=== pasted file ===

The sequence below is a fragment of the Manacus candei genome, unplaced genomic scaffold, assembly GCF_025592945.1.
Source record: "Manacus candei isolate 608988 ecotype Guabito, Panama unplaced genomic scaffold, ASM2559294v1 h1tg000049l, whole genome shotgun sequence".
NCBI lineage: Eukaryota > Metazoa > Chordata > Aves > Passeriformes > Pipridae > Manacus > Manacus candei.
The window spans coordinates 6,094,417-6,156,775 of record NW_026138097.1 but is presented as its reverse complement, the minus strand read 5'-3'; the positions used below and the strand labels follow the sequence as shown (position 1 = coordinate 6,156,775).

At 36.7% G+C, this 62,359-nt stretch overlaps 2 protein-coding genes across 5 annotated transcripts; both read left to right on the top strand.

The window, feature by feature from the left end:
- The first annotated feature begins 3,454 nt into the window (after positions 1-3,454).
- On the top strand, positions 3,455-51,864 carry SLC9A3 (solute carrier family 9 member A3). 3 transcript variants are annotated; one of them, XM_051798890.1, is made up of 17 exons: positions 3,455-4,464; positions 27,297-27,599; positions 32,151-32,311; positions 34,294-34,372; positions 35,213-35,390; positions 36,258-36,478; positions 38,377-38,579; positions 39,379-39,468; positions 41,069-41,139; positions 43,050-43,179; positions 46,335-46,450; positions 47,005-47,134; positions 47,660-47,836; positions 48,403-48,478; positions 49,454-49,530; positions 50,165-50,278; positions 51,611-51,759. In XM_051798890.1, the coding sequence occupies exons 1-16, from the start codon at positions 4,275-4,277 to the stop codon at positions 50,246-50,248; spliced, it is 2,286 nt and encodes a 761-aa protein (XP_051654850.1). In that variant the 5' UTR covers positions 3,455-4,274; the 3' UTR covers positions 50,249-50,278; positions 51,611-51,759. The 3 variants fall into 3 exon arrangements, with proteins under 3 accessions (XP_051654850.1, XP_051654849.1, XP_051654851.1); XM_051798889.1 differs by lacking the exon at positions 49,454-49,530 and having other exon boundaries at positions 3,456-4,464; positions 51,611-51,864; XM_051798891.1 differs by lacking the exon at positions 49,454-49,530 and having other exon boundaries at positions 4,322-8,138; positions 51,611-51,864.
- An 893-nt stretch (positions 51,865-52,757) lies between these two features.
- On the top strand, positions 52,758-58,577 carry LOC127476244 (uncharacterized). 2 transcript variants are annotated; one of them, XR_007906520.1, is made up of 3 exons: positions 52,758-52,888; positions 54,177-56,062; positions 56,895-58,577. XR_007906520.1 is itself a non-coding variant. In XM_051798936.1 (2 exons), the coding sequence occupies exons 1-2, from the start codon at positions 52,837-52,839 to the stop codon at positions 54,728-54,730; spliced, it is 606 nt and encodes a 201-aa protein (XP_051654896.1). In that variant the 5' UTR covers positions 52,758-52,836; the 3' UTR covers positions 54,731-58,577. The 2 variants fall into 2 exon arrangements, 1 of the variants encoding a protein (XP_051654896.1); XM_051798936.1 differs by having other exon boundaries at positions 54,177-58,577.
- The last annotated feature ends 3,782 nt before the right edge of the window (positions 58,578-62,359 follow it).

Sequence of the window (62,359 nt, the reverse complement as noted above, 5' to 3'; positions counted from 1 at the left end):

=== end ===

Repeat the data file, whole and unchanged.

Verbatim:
The sequence below is a fragment of the Manacus candei genome, unplaced genomic scaffold, assembly GCF_025592945.1.
Source record: "Manacus candei isolate 608988 ecotype Guabito, Panama unplaced genomic scaffold, ASM2559294v1 h1tg000049l, whole genome shotgun sequence".
NCBI lineage: Eukaryota > Metazoa > Chordata > Aves > Passeriformes > Pipridae > Manacus > Manacus candei.
The window spans coordinates 6,094,417-6,156,775 of record NW_026138097.1 but is presented as its reverse complement, the minus strand read 5'-3'; the positions used below and the strand labels follow the sequence as shown (position 1 = coordinate 6,156,775).

At 36.7% G+C, this 62,359-nt stretch overlaps 2 protein-coding genes across 5 annotated transcripts; both read left to right on the top strand.

The window, feature by feature from the left end:
- The first annotated feature begins 3,454 nt into the window (after positions 1-3,454).
- On the top strand, positions 3,455-51,864 carry SLC9A3 (solute carrier family 9 member A3). 3 transcript variants are annotated; one of them, XM_051798890.1, is made up of 17 exons: positions 3,455-4,464; positions 27,297-27,599; positions 32,151-32,311; positions 34,294-34,372; positions 35,213-35,390; positions 36,258-36,478; positions 38,377-38,579; positions 39,379-39,468; positions 41,069-41,139; positions 43,050-43,179; positions 46,335-46,450; positions 47,005-47,134; positions 47,660-47,836; positions 48,403-48,478; positions 49,454-49,530; positions 50,165-50,278; positions 51,611-51,759. In XM_051798890.1, the coding sequence occupies exons 1-16, from the start codon at positions 4,275-4,277 to the stop codon at positions 50,246-50,248; spliced, it is 2,286 nt and encodes a 761-aa protein (XP_051654850.1). In that variant the 5' UTR covers positions 3,455-4,274; the 3' UTR covers positions 50,249-50,278; positions 51,611-51,759. The 3 variants fall into 3 exon arrangements, with proteins under 3 accessions (XP_051654850.1, XP_051654849.1, XP_051654851.1); XM_051798889.1 differs by lacking the exon at positions 49,454-49,530 and having other exon boundaries at positions 3,456-4,464; positions 51,611-51,864; XM_051798891.1 differs by lacking the exon at positions 49,454-49,530 and having other exon boundaries at positions 4,322-8,138; positions 51,611-51,864.
- An 893-nt stretch (positions 51,865-52,757) lies between these two features.
- On the top strand, positions 52,758-58,577 carry LOC127476244 (uncharacterized). 2 transcript variants are annotated; one of them, XR_007906520.1, is made up of 3 exons: positions 52,758-52,888; positions 54,177-56,062; positions 56,895-58,577. XR_007906520.1 is itself a non-coding variant. In XM_051798936.1 (2 exons), the coding sequence occupies exons 1-2, from the start codon at positions 52,837-52,839 to the stop codon at positions 54,728-54,730; spliced, it is 606 nt and encodes a 201-aa protein (XP_051654896.1). In that variant the 5' UTR covers positions 52,758-52,836; the 3' UTR covers positions 54,731-58,577. The 2 variants fall into 2 exon arrangements, 1 of the variants encoding a protein (XP_051654896.1); XM_051798936.1 differs by having other exon boundaries at positions 54,177-58,577.
- The last annotated feature ends 3,782 nt before the right edge of the window (positions 58,578-62,359 follow it).

Sequence of the window (62,359 nt, the reverse complement as noted above, 5' to 3'; positions counted from 1 at the left end):